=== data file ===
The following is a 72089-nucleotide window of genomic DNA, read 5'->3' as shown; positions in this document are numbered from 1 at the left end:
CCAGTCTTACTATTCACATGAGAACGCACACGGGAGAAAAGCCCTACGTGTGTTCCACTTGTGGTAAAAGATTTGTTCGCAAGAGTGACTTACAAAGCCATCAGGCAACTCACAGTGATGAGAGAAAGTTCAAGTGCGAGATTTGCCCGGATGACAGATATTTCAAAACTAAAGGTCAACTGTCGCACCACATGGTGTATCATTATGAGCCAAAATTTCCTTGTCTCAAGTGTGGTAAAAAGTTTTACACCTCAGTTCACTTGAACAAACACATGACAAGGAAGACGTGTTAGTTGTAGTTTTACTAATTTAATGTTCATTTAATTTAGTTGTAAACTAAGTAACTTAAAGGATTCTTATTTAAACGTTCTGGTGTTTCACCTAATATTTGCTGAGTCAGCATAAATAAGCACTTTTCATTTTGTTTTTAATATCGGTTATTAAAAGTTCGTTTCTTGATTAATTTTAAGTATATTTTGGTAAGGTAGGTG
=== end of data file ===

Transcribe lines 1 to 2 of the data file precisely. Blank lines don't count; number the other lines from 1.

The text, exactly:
The following is a 72089-nucleotide window of genomic DNA, read 5'->3' as shown; positions in this document are numbered from 1 at the left end:
CCAGTCTTACTATTCACATGAGAACGCACACGGGAGAAAAGCCCTACGTGTGTTCCACTTGTGGTAAAAGATTTGTTCGCAAGAGTGACTTACAAAGCCATCAGGCAACTCACAGTGATGAGAGAAAGTTCAAGTGCGAGATTTGCCCGGATGACAGATATTTCAAAACTAAAGGTCAACTGTCGCACCACATGGTGTATCATTATGAGCCAAAATTTCCTTGTCTCAAGTGTGGTAAAAAGTTTTACACCTCAGTTCACTTGAACAAACACATGACAAGGAAGACGTGTTAGTTGTAGTTTTACTAATTTAATGTTCATTTAATTTAGTTGTAAACTAAGTAACTTAAAGGATTCTTATTTAAACGTTCTGGTGTTTCACCTAATATTTGCTGAGTCAGCATAAATAAGCACTTTTCATTTTGTTTTTAATATCGGTTATTAAAAGTTCGTTTCTTGATTAATTTTAAGTATATTTTGGTAAGGTAGGTG